Job applicants no longer need to disclose any criminal history when applying to work for Montgomery County, which on Thursday joined cities and counties across the country in waiving the requirement.

The new policy is aimed at helping those who are leaving jail find employment and reduce their chances of being rearrested, said Josh Shapiro, chairman of the county commissioners.

"Montgomery County has now officially banned the box, and that is the box that often shuts people out from second chances," he said, referring to the box that candidates check on applications if they have been convicted of a crime.

The county joined Philadelphia, Pittsburgh, and four other governments in Pennsylvania that have already removed the requirement, as have more than 100 cities and counties and 24 states, according to a survey by the National Employment Law Project.

In some cities, including Philadelphia, the legislation extends to private employers. In Montgomery County, it affects only candidates for county-government jobs. It became effective immediately with Thursday's announcement at the commissioners meeting.

Donna Pardieu, director of human resources for the county, said applicants will not go through background checks until they have received conditional job offers. In the case of a criminal history, she said, the county will consider the nature of the offense, the time that has passed, and the applicant's references.

Previously, job candidates were not automatically ruled out if they had criminal convictions. But, Pardieu said, with a high volume of applicants, hiring managers might tend to rule out those with convictions listed on the first page.

Commissioner Joseph C. Gale, the only Republican on the three-member board, said he had not been a part of discussions about the new policy and opposed it.

"That's the best way to determine whether someone's being honest and forthright, to see if they check the box," he said.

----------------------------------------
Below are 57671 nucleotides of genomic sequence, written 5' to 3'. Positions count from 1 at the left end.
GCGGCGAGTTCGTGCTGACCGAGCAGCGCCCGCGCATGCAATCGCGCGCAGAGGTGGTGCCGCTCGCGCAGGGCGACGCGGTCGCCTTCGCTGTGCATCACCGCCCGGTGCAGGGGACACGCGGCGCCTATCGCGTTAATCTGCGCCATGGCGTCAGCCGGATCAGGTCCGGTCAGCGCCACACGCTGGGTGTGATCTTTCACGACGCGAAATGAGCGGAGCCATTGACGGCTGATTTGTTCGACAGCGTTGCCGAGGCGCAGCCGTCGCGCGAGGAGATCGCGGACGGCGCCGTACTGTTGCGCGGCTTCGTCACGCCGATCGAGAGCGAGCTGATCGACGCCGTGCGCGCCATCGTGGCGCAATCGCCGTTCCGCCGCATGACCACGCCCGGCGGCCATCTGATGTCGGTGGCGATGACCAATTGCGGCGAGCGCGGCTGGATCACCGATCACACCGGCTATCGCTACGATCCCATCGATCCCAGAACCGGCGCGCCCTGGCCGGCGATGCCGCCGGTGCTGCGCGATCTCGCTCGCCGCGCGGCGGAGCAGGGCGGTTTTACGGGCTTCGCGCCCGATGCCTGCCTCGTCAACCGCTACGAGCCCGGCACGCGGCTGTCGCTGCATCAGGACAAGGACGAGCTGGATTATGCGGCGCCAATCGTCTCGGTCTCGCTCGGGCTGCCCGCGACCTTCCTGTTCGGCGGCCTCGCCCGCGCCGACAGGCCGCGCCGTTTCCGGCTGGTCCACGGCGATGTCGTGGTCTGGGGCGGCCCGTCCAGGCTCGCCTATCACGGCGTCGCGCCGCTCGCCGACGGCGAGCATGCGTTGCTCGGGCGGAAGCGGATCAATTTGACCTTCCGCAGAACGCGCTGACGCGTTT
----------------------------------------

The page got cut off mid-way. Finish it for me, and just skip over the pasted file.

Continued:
Gale also said he thought the policy posed a safety risk for county employees, because they would not know about the possible criminal backgrounds of candidates arriving for job interviews.

"It's safer to know who's coming through the door," he said as the commissioners spoke with reporters after the meeting.

Shapiro countered that people who are charged with crimes and working their way through the justice system already visit county buildings every day and that security measures already are in place.

"I think the claims he's making relative to the safety and well-being of our employees are baseless, groundless, and have no bearing on reality," Shapiro said.

Gale then added that he thought an initial face-to-face interview with job candidates would be the best time to discuss criminal history, rather than once a conditional job offer is made.

Other county officials touted the new employment policy as one of many the county has make to reduce recidivism. In 2013, 41 percent of offenders released from the county jail returned after their release. In the last two years, officials said, the recidivism rate has dropped to 39 percent.

The county's workforce investment board was one of only 20 nationwide to receive a federal grant last year to create a center to help inmates find jobs before they leave jail, or within 90 days of release.

So far this year, 43 inmates have participated, and 10 have full-time jobs. Carolina DiGiorgio, director of the commerce department, said none of the participants has returned to jail.

Since the county encourages employers to hire past offenders, Shapiro said, it was important that county officials be willing to do the same.

"When you reduce the recidivism," he said, "you reduce the amount of crime and you ultimately make everyone safer."